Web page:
AS OF yesterday, June 15, 2017, some 500 million people throughout the European Union (EU) will be able to use their mobile phones for making calls and going online in any member state without incurring so-called roaming charges; in other words, at the same price as if they were at home.
Despite the limitations the EU has imposed, the move will mean huge savings for consumers: a decade ago, a three-minute call meant a roaming surcharge of €2 on top of the cost of a national call.
Over the last decade, the EU has battled against the telecoms operators to impose a deadline on surcharges for calls made by customers while traveling throughout the 28-member bloc.
As a result, the cost of calls has come down 92% over the last five years, while the cost of using the internet on cellphones while overseas fell by 96% over the same period.
Consumer associations in Spain have welcomed the end of roaming, describing the surcharges as “abusive.”
The Organisation of Consumers and Users (OCU) says the move “brings the EU toward a real single market in the telecommunications sector.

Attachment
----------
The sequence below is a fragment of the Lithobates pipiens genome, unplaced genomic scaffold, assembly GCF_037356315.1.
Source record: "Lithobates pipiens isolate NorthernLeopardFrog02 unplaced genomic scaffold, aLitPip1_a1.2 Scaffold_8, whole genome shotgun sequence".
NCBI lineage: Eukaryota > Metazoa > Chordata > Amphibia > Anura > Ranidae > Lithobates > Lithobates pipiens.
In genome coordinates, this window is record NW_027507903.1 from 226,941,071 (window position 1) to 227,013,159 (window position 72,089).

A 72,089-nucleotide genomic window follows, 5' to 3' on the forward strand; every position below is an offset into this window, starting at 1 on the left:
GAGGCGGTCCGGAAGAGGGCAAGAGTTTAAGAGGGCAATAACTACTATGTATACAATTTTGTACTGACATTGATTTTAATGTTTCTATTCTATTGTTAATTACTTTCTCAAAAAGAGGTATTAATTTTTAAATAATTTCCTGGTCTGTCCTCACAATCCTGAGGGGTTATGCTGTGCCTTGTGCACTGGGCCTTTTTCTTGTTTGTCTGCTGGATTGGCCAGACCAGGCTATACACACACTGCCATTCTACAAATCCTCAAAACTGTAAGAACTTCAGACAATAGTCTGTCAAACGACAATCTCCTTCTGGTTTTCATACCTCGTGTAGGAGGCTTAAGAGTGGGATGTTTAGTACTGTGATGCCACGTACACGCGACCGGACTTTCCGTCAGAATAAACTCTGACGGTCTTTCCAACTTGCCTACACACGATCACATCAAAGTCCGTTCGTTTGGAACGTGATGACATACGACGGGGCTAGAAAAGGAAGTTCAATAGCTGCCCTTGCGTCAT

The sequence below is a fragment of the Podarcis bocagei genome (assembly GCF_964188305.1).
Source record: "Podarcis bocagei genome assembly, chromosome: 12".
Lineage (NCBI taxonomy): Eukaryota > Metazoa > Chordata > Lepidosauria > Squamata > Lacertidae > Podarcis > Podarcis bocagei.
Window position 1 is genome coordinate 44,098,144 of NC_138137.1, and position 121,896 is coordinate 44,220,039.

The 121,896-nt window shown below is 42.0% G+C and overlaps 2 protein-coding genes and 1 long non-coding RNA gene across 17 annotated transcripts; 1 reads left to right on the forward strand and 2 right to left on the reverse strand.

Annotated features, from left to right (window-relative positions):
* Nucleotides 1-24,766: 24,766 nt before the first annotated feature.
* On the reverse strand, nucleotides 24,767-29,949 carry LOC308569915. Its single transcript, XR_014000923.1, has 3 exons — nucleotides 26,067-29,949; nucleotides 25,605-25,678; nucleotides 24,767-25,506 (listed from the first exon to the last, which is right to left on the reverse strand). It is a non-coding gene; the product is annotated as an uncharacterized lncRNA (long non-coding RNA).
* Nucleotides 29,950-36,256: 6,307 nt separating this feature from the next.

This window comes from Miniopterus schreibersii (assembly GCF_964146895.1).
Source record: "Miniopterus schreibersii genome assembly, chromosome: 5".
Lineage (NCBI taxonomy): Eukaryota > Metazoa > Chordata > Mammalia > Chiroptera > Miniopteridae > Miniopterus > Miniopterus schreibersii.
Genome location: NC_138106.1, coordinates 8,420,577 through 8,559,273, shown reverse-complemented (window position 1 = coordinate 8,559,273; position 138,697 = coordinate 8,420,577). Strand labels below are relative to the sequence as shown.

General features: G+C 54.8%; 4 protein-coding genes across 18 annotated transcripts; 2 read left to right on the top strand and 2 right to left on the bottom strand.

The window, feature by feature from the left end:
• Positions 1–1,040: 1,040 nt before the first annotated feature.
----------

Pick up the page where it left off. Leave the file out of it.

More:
The Confederation of Consumers and Users (CECU) noted: “This is a long-awaited change, one demanded and fought for by consumers’ associations.”
But Spanish consumer rights group Facua says that users will make “zero savings,” pointing out that the main operators have been steadily increasing prices over recent months in a move that, in some cases, has breached consumer protection laws.
The European Telecommunications Network Operators’ Association estimates that between 2015 and 2020 the reduced cost of roaming will cost its members some €7 billion, a figure the European Commission puts at a far lower €1.2 billion, while Berec, the EU’s telecoms regulatory body, puts the losses in revenue at €4.7 billion.
The European Commission has warned that it will be monitoring attempts by telecoms operators to increase prices, even those that include extra services, in the wake of the end roaming.
“In some countries, there are some tendencies to increase prices. This means that the national regulators and the European Commission will have to address these issues very seriously,” warns Andrus Ansip, the European Commissioner for Digital Single Market and Vice President of the European Commission.